The Latest: UN chief condemns attack on Afghan vote center

KABUL, Afghanistan — The Latest on the violence in Afghanistan (all times local):

6 a.m.

U.N. Secretary-General Antonio Guterres has condemned the attack on a voter registration center in Afghanistan.

The suicide bombing in Kabul on Sunday killed at least 57 people with more than 100 wounded. The Islamic State group claimed responsibility, saying it targeted Shiite "apostates."

Guterres said the culprits must be brought to justice. "They must not be allowed to succeed in deterring Afghan citizens from carrying out their constitutional right to take part in forthcoming elections."

He extended condolences to the families and expressed solidarity with the Afghan government in the statement issued in New York by spokesman Stephane Dujarric.

6:30 p.m.

Afghan officials say the toll from a suicide bombing in Kabul claimed by the Islamic State group has risen to 57 dead and 119 wounded.

Public Health Ministry spokesman Wahid Majro confirmed the toll of Sunday's attack, in which the bomber targeted a voter registration center in the capital. IS claimed the attack, saying it targeted Shiite "apostates."

Both IS and the more well-established Taliban have stepped up attacks across Afghanistan in recent years.

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4:45 p.m.

Afghan officials say the toll from a suicide bombing in Kabul claimed by the Islamic State group has risen to 48 dead and 112 wounded.

Public Health Ministry spokesman Wahid Majro confirmed the toll from Sunday's attack, in which the bomber targeted a voter registration center in the capital. IS claimed the attack, saying it targeted Shiite "apostates."

Both IS and the more well-established Taliban have stepped up attacks across Afghanistan in recent years.

The U.S. and NATO formally concluded their combat mission in Afghanistan at the end of 2014, shifting to a focus on counterterrorism, training and support.

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2 p.m.

The Islamic State group has claimed responsibility for a suicide bombing in the Afghan capital that killed more than 30 people and wounded dozens.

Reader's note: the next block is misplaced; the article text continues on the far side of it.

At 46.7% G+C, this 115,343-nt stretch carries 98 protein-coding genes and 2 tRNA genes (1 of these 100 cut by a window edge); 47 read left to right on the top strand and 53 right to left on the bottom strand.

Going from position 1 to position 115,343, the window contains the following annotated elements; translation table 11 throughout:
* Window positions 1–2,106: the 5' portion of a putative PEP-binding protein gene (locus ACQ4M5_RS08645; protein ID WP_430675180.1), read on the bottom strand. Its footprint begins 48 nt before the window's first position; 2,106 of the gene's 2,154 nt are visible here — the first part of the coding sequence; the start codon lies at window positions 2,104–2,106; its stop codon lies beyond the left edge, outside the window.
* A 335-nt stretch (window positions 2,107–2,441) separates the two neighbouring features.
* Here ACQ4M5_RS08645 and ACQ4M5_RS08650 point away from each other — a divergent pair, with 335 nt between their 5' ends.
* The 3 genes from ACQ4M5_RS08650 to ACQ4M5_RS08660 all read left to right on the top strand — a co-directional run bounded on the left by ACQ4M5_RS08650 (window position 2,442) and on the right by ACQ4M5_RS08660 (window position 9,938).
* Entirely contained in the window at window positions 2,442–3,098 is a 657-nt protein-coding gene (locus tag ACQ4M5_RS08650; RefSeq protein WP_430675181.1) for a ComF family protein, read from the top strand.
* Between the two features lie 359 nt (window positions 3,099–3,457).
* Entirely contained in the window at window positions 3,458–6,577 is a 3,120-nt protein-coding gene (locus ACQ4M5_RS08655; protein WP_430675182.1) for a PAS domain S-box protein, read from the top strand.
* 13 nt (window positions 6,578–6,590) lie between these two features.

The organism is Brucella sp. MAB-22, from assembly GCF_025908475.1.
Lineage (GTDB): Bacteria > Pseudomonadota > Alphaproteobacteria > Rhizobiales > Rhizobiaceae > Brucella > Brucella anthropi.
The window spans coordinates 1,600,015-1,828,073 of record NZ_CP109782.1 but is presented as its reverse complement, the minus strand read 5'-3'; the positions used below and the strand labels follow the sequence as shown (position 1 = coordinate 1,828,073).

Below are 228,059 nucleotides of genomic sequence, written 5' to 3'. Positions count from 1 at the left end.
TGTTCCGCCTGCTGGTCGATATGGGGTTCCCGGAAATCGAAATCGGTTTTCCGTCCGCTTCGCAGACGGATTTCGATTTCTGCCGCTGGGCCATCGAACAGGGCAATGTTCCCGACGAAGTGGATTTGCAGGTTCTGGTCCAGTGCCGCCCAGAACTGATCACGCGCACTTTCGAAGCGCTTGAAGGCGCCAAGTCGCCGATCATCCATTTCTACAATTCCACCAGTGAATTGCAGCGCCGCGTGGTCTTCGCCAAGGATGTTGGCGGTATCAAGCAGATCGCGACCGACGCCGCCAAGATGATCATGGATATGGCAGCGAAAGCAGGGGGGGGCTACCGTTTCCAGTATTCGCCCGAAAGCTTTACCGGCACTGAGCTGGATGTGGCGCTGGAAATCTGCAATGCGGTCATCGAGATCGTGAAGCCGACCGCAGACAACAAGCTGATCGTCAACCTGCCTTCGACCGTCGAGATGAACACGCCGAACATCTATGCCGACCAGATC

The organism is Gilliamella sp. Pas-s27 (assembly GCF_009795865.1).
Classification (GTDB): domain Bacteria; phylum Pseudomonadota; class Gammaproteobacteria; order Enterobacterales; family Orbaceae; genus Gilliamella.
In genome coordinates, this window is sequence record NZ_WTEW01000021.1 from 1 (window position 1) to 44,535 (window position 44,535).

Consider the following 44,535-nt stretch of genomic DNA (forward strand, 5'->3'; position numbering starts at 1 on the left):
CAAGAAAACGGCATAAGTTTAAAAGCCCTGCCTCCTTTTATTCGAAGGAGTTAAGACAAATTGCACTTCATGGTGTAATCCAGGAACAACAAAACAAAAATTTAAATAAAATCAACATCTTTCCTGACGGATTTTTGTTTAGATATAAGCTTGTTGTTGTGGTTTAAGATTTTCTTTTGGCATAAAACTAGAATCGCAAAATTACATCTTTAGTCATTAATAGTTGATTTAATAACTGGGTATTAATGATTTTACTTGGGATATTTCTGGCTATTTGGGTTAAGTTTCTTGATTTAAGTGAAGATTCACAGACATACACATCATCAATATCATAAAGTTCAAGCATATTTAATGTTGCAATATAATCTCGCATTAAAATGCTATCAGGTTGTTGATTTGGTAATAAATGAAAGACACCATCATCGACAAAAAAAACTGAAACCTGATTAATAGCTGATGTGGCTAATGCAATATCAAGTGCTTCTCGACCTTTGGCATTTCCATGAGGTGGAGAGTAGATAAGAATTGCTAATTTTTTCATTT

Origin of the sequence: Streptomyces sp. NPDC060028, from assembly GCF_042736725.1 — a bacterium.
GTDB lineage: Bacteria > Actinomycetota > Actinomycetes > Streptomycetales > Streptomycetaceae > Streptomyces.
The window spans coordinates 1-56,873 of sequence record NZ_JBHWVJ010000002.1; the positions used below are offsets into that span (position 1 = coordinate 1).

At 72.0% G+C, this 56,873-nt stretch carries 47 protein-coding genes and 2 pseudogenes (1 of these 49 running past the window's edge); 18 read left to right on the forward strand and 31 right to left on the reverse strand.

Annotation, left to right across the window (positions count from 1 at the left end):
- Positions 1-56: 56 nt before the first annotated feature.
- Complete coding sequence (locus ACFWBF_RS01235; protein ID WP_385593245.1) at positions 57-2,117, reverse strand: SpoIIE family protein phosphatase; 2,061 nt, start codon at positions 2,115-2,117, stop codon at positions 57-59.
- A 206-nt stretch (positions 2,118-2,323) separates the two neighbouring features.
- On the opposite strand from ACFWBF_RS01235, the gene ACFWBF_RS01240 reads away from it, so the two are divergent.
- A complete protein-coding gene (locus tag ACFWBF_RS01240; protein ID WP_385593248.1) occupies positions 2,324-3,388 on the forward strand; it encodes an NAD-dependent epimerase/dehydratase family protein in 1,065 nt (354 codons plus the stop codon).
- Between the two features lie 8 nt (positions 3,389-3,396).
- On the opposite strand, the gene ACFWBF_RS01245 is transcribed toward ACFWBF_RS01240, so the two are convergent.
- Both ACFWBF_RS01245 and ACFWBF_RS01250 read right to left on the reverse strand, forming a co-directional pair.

The group claimed Sunday's attack in a statement carried by its Aamaq news agency, saying it had targeted Shiite "apostates."

Afghan officials say a suicide bomber targeted a crowd of people gathered at a voter registration center in Kabul.

The extremist group is opposed to democratic elections.

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1:15 p.m.

An Afghan official says that at least five people were killed when their vehicle struck a roadside bomb in the northern Baghlan province.

Zabihullah Shuja, spokesman for the provincial police chief, says four other people were wounded in Sunday's blast in Puli Khomri, the capital of the province.

The Taliban routinely target security forces and government officials with roadside bombs, which often end up killing civilians.

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1 p.m.

Afghan officials say the toll from a suicide bombing in Kabul that targeted a voter registration center has climbed to at least 31 killed and 54 wounded.

Public Health Ministry spokesman Wahid Majro confirmed the toll from Sunday's attack, originally placed at four dead and 15 wounded.

The Taliban denied involvement in the attack, which indicates it may have been carried out by an Islamic State affiliate.

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12:25 p.m.

Afghan officials say the toll from a suicide bombing in Kabul has climbed to at least 12 killed and 57 wounded.

Public Health Ministry spokesman Wahid Majro said the toll from Sunday's attack, originally placed at four dead and 15 wounded, could climb further.

The suicide bomber targeted a crowd that had gathered to pick up national identification cards at a voter registration center in the capital.

The Taliban denied involvement in the attack, which indicates it may have been carried out by an Islamic State affiliate.

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11 a.m.

Afghan officials say a suicide bomber has attacked a voter registration center in the capital, killing at least four people.

Public Health Ministry spokesman Wahid Majro says another 15 people were wounded in Sunday's attack. Kabul police spokesman Akmal Ahmadzai confirmed the location of the attack.

No one immediately claimed responsibility. The Taliban and a local Islamic State affiliate both view Afghanistan's government and democratic elections as illegitimate.

Afghanistan will hold parliamentary elections in October.

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